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United States v. Tatum

United States District Court, District of Kansas

February 4, 2015

UNITED STATES OF AMERICA, Plaintiff / Respondent,
v.
KEVIN H. TATUM, JR., Defendant / Petitioner. No. 14-2390-JWL

MEMORANDUM AND ORDER

John W. Lungstrum United States District Judge

This matter is presently before the Court on defendant Kevin Tatum’s motion (Doc. # 164) for reconsideration of the Court’s order by which it dismissed defendant’s Section 2255 petition as untimely. The Court denies the motion for reconsideration.

As the Court noted in its prior order, defendant’s sole argument on the issue of timeliness was that he satisfied that “actual innocence” exception to the statute of limitations recognized in McQuiggin v. Perkins, 133 S.Ct. 1924 (2013). In concluding that defendant did not meet the Supreme Court’s demanding standard for that exception, the Court cited four reasons: (1) defendant did not submit new evidence; (2) defendant’s long delay in filing the petition weighed against a finding of actual innocence; (3) defendant voluntarily entered a plea of guilty; and (4) defendant’s evidence was not strong enough to establish his actual innocence, in light of the evidence of his guilt.

In seeking reconsideration, defendant again stresses his allegations that his counsel incorrectly told him that he could be convicted of conspiracy based on an agreement with the undercover officer, and that his counsel convinced him to plead guilty for that reason, despite his protestations to his counsel that he had not entered into an agreement with the alleged co-conspirators and that he wished to proceed to trial. Defendant argues that the Court failed to consider his counsel’s ineffective assistance in considering the exception.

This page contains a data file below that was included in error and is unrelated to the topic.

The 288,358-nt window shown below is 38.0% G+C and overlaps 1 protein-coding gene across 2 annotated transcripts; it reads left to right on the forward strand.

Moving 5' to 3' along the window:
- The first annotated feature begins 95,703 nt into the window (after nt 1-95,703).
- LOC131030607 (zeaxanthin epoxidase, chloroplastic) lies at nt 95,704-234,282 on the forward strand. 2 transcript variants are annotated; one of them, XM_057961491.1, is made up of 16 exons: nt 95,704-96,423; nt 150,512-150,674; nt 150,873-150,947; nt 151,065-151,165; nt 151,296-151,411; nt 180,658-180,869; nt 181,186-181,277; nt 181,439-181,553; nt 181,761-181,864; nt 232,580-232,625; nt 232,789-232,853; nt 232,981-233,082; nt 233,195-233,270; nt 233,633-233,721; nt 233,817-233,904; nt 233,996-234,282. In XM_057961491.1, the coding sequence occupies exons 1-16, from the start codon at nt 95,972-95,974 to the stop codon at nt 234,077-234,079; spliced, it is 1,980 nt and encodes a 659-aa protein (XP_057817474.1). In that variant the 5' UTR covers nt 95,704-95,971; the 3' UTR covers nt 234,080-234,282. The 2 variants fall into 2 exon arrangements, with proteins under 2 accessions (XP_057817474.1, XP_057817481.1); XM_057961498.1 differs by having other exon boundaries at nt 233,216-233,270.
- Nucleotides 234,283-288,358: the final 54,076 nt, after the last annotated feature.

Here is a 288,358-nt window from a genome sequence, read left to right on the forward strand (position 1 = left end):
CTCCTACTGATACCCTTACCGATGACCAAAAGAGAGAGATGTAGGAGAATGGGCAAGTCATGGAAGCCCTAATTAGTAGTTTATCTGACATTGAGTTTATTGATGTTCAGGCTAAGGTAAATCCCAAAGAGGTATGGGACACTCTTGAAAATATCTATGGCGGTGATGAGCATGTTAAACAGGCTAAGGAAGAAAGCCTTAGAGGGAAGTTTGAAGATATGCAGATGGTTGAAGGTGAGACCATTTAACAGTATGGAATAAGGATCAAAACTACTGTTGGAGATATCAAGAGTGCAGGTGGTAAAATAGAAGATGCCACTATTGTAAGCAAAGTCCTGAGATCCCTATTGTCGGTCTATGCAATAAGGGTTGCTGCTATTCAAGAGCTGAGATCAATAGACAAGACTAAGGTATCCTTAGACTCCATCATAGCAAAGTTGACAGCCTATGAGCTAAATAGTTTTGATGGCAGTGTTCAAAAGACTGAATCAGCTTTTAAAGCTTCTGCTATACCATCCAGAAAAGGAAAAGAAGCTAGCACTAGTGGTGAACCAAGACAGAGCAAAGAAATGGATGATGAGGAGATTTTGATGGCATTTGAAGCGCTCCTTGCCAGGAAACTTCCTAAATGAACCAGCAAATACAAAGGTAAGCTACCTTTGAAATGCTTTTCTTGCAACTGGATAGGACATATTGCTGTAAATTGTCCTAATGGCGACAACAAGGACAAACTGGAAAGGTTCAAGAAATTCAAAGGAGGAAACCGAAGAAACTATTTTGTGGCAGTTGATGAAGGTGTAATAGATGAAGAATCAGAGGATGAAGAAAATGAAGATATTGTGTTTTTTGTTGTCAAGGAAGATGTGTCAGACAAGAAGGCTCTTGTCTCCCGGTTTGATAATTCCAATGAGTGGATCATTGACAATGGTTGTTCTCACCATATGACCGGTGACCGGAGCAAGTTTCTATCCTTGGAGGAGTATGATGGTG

Defendant has not established, however, that the Court erred in finding that defendant failed to satisfy the requirements of the actual-innocence exception under McQuiggin. In particular, although defendant points to the affidavits that he and a co-defendant submitted, he has not addressed the Court’s finding that such evidence was not new as required, as any facts relating to defendant’s involvement or non-involvement in the conspiracy would have been known to defendant from the beginning. Moreover, defendant has not addressed the Court’s finding that reasonable jurors could still have found in favor of guilt despite the evidence from defendant and the other affiant. Defendant complains that the Court did not consider the failings of his attorney; such failings, however, would not bear on defendant’s actual innocence-whether he actually participated in the charged conspiracy. Thus, regardless of the reasons for his guilty plea, defendant failed to establish his actual innocence of the charge, and therefore the Court properly dismissed his Section 2255 petition as untimely.

IT IS THEREFORE ORDERED BY THE COURT that defendant’s motion for reconsideration (Doc. # 164) is hereby denied.

IT IS SO ORDERED.


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